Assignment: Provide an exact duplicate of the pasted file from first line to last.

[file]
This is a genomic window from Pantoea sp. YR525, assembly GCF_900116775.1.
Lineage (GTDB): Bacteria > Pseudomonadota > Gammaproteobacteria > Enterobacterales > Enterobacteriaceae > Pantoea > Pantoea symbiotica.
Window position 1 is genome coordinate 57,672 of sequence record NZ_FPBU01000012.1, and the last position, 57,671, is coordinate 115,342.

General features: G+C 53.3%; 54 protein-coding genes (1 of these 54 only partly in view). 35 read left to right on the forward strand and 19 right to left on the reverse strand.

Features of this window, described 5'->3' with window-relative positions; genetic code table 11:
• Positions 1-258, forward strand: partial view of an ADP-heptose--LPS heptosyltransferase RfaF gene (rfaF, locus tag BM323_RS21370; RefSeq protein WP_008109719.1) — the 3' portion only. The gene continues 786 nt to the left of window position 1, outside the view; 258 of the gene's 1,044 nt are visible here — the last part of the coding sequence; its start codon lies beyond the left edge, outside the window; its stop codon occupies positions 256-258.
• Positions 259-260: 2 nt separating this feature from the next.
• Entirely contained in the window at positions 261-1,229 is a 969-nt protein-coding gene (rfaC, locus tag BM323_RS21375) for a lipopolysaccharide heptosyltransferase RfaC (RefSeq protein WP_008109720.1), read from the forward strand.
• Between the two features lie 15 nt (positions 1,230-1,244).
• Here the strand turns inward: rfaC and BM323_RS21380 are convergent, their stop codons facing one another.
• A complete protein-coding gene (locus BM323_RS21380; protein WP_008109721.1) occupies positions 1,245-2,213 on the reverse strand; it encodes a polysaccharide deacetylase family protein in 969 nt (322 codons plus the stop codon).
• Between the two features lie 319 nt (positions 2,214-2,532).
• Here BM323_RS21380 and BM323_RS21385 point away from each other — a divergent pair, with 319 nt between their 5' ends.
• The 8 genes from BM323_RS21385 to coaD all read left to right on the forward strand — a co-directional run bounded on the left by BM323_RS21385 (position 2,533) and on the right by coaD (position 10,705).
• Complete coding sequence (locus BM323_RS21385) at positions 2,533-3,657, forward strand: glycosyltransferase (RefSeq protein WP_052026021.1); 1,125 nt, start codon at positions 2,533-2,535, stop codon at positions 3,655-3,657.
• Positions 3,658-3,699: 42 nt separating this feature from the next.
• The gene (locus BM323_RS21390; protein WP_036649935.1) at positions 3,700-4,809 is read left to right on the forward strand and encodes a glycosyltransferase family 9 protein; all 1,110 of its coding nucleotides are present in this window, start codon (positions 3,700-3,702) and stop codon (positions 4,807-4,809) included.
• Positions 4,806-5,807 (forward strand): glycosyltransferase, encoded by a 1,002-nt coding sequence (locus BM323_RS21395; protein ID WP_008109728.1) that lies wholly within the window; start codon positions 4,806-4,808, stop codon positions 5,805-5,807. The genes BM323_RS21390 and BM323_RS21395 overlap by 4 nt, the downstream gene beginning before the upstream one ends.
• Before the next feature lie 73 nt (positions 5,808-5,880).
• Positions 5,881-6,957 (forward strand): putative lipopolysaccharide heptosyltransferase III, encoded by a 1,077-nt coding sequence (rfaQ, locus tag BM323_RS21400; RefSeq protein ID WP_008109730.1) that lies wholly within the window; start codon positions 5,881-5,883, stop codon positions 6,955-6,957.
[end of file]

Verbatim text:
This is a genomic window from Pantoea sp. YR525, assembly GCF_900116775.1.
Lineage (GTDB): Bacteria > Pseudomonadota > Gammaproteobacteria > Enterobacterales > Enterobacteriaceae > Pantoea > Pantoea symbiotica.
Window position 1 is genome coordinate 57,672 of sequence record NZ_FPBU01000012.1, and the last position, 57,671, is coordinate 115,342.

General features: G+C 53.3%; 54 protein-coding genes (1 of these 54 only partly in view). 35 read left to right on the forward strand and 19 right to left on the reverse strand.

Features of this window, described 5'->3' with window-relative positions; genetic code table 11:
• Positions 1-258, forward strand: partial view of an ADP-heptose--LPS heptosyltransferase RfaF gene (rfaF, locus tag BM323_RS21370; RefSeq protein WP_008109719.1) — the 3' portion only. The gene continues 786 nt to the left of window position 1, outside the view; 258 of the gene's 1,044 nt are visible here — the last part of the coding sequence; its start codon lies beyond the left edge, outside the window; its stop codon occupies positions 256-258.
• Positions 259-260: 2 nt separating this feature from the next.
• Entirely contained in the window at positions 261-1,229 is a 969-nt protein-coding gene (rfaC, locus tag BM323_RS21375) for a lipopolysaccharide heptosyltransferase RfaC (RefSeq protein WP_008109720.1), read from the forward strand.
• Between the two features lie 15 nt (positions 1,230-1,244).
• Here the strand turns inward: rfaC and BM323_RS21380 are convergent, their stop codons facing one another.
• A complete protein-coding gene (locus BM323_RS21380; protein WP_008109721.1) occupies positions 1,245-2,213 on the reverse strand; it encodes a polysaccharide deacetylase family protein in 969 nt (322 codons plus the stop codon).
• Between the two features lie 319 nt (positions 2,214-2,532).
• Here BM323_RS21380 and BM323_RS21385 point away from each other — a divergent pair, with 319 nt between their 5' ends.
• The 8 genes from BM323_RS21385 to coaD all read left to right on the forward strand — a co-directional run bounded on the left by BM323_RS21385 (position 2,533) and on the right by coaD (position 10,705).
• Complete coding sequence (locus BM323_RS21385) at positions 2,533-3,657, forward strand: glycosyltransferase (RefSeq protein WP_052026021.1); 1,125 nt, start codon at positions 2,533-2,535, stop codon at positions 3,655-3,657.
• Positions 3,658-3,699: 42 nt separating this feature from the next.
• The gene (locus BM323_RS21390; protein WP_036649935.1) at positions 3,700-4,809 is read left to right on the forward strand and encodes a glycosyltransferase family 9 protein; all 1,110 of its coding nucleotides are present in this window, start codon (positions 3,700-3,702) and stop codon (positions 4,807-4,809) included.
• Positions 4,806-5,807 (forward strand): glycosyltransferase, encoded by a 1,002-nt coding sequence (locus BM323_RS21395; protein ID WP_008109728.1) that lies wholly within the window; start codon positions 4,806-4,808, stop codon positions 5,805-5,807. The genes BM323_RS21390 and BM323_RS21395 overlap by 4 nt, the downstream gene beginning before the upstream one ends.
• Before the next feature lie 73 nt (positions 5,808-5,880).
• Positions 5,881-6,957 (forward strand): putative lipopolysaccharide heptosyltransferase III, encoded by a 1,077-nt coding sequence (rfaQ, locus tag BM323_RS21400; RefSeq protein ID WP_008109730.1) that lies wholly within the window; start codon positions 5,881-5,883, stop codon positions 6,955-6,957.